Your heart has to go out to New Jersey Governor Chris Christie.
Last weekend Christie went to Las Vegas to roll the dice in the “kiss Sheldon Adelson’s ring”, Republican primary.
One of four Republicans who may enter the real presidential primaries for the 2016 nomination, Christie stumbled in Las Vegas.
Halfway through his public address to the Republican Jewish Coalition (RJC), a convenient cover event for Adelson’s ring-kissing primary, Christie uttered a huge Zionist “no no”.
Here is a poor guy doing his best to pivot from the grime and scandal of New Jersey politics to the sunny environs of Nevada, where he wanted to do nothing more than display his deep and abiding love for Israel.
Such a pivot should have been a welcome and easy transition for a man who has spent months fighting public and legal attacks over Bridgegate, “a scandal about a traffic jam”.
Desperate to connect to his Jewish audience, and of course, to kiss the ring of Zionist Casino Oligarch Adelson, Christie looked back fondly to a 2012 trip he made with his family to Israel.
Did he not know? Had he not heard? A governor who has displayed considerable obfuscation skills while denying involvement in his staff’s possible use of a bridge barrier to punish a political opponent, Christie slipped up on this one, big time:
“I took a helicopter ride from the occupied territories across and just felt personally how extraordinary that was to understand, the military risk that Israel faces every day.”
His helicopter journey with his family was standard political jargon for his audience, except, that is, for one major “oops”.
Politics 101: “Occupied territories” is a term that aspiring politicos should never, ever use, when addressing a Zionist audience.
In the real world, as the Institute for Middle East Understanding (IMEU) documents, there is ample support for use of the term occupation:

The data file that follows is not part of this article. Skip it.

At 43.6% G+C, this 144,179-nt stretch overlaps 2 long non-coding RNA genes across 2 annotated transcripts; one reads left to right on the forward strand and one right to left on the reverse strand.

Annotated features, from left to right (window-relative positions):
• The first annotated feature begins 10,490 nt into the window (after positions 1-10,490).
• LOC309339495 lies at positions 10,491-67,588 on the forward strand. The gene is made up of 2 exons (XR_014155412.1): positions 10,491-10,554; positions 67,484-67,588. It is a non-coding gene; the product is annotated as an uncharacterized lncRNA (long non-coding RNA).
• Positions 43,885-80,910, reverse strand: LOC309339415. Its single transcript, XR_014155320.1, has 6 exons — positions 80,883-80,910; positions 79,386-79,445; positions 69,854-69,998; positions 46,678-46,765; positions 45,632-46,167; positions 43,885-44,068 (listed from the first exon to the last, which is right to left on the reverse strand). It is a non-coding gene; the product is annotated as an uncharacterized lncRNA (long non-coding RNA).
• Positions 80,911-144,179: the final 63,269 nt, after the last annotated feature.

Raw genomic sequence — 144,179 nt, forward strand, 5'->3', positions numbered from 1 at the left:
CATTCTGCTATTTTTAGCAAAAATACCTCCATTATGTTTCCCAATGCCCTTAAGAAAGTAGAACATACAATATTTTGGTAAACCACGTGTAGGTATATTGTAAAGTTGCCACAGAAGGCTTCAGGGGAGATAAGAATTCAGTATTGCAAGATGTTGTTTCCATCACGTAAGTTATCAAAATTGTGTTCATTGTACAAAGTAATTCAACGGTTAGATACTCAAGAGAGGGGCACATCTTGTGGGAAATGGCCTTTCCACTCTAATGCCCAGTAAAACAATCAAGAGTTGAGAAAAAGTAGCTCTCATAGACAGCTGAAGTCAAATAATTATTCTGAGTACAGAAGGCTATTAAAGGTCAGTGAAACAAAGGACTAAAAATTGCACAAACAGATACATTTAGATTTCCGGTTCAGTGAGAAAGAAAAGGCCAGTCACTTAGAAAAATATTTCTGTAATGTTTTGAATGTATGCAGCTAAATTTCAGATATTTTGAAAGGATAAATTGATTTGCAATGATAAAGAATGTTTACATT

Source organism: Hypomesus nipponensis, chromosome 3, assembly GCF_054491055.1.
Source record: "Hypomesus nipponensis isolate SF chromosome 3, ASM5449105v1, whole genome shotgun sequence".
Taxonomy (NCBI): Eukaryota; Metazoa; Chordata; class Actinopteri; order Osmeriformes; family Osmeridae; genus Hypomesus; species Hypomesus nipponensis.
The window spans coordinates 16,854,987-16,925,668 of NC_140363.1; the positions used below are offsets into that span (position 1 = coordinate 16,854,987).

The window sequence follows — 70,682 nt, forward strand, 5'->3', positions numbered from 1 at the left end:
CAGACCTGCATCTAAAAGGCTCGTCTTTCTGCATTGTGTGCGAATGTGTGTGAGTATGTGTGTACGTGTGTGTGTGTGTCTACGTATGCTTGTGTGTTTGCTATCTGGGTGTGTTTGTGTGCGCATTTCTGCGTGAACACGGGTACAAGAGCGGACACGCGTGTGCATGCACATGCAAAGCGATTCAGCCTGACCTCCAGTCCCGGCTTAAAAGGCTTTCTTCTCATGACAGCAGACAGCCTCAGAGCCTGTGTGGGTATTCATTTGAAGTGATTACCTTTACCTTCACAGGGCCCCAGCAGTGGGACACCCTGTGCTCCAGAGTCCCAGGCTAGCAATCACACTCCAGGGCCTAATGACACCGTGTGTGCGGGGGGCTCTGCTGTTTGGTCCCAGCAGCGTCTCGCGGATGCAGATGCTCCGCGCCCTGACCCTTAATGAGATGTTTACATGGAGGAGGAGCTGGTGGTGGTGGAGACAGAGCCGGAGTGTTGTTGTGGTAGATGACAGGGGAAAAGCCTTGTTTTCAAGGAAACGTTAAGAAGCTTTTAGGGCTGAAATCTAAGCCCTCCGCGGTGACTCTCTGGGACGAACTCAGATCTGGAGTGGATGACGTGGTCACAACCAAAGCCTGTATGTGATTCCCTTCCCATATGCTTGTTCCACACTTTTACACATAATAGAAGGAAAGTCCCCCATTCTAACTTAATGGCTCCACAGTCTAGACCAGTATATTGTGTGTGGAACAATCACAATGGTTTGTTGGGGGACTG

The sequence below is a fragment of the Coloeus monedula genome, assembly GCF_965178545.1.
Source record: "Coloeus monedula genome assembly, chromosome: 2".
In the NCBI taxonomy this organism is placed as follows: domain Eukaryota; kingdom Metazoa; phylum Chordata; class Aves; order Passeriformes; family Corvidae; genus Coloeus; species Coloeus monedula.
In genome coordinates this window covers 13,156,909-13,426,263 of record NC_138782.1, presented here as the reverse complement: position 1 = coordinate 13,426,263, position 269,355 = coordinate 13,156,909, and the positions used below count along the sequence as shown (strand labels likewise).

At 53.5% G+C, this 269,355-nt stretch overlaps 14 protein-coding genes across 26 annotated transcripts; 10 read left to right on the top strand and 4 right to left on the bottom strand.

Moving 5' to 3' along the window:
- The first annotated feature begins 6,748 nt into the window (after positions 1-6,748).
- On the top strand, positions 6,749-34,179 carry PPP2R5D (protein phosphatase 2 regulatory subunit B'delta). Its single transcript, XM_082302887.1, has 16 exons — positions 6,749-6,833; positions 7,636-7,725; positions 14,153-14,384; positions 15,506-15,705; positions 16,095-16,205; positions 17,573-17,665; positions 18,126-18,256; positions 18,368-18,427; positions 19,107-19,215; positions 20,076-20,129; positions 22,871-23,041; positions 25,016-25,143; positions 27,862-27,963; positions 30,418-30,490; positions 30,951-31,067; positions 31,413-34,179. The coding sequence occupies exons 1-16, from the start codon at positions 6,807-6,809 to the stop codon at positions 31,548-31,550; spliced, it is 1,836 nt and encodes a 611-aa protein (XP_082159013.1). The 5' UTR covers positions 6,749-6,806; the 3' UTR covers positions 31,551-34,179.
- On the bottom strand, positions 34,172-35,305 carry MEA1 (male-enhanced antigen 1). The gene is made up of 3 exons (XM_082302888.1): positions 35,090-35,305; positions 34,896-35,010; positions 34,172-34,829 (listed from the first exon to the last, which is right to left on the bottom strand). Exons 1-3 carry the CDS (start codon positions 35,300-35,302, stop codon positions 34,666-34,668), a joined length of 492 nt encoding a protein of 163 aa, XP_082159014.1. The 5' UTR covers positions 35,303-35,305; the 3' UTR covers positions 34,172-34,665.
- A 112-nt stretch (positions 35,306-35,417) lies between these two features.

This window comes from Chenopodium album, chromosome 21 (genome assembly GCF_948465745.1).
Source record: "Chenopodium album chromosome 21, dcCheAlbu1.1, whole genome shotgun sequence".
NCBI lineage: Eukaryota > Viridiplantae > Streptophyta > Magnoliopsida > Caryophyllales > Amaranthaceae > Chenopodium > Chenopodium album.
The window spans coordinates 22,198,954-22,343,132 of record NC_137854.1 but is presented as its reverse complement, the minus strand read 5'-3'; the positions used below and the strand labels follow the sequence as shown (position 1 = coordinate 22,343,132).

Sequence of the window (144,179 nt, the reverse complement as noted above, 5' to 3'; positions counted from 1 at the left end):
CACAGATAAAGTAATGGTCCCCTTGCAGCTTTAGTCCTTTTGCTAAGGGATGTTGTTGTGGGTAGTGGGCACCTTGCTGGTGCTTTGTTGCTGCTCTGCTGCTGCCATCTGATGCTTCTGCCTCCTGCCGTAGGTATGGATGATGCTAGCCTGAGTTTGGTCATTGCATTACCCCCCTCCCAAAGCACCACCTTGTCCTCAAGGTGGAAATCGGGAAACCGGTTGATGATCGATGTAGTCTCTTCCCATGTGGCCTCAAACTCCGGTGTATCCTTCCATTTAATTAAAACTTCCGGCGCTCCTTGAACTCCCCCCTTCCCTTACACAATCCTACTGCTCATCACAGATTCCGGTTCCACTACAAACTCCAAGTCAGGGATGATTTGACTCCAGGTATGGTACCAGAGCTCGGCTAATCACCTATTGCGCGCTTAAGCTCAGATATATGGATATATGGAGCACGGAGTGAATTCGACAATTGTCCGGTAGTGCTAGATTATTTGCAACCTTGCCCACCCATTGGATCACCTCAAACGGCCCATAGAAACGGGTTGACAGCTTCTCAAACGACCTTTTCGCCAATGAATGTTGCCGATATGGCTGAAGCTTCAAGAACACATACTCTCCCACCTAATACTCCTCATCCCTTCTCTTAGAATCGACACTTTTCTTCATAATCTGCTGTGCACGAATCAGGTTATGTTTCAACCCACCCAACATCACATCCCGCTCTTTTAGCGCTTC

In July 2004, while ruling that the wall Israel is building in the West Bank is illegal, the International Court of Justice also deemed Israel’s settlement enterprise to be in contravention of international law, and the West Bank, Gaza, and East Jerusalem to be under Israeli military occupation.
In 2005, Israel’s own Supreme Court also judged the West Bank to be under “belligerent occupation” by Israel.
In 2003, then-Prime Minister Ariel Sharon, known as a political hardliner and godfather of the settlement movement, stated “You cannot like the word, but what is happening is an occupation – to hold 3.5 million Palestinians under occupation. I believe that is a terrible thing for Israel and for the Palestinians.”
Always against such realities, colonialists create their own reality by controlling language to describe the land they seize.
Native Americans have the correct term for such control: “a forked tongue”.
The Urban Dictionary defines “forked tongue”:
A person who says one thing and does another as defined by Native Americans describing the first Illegal Aliens, the Anglo-Saxons breaking promises and treaties, with a snakes tongue for them taking their land by force with no compensation and forcing them to live in inhospitable areas like Oklahoma which Indians avoided before the advent of reservations.
Christie’s staff failed to provide their boss with a “forked tongue” Zionist dictionary.
Christie must have heard the ripples of disapproval and surprise that came from his National Jewish Coalition audience. He then heard enough from his staff to rush over and apologize to Adelson.
The casino oligarch has yet to name his preferred 2016 Republican presidential candidate.
Who can say, the Christie apology for inadvertently speaking the truth, may turn out to be the apology that wins him the Adelson primary.
Adelson, who is chairman and CEO of Las Vegas Sands Corp., a casino and resort operating firm, has two major passions: Israel and casino gambling, especially Israel.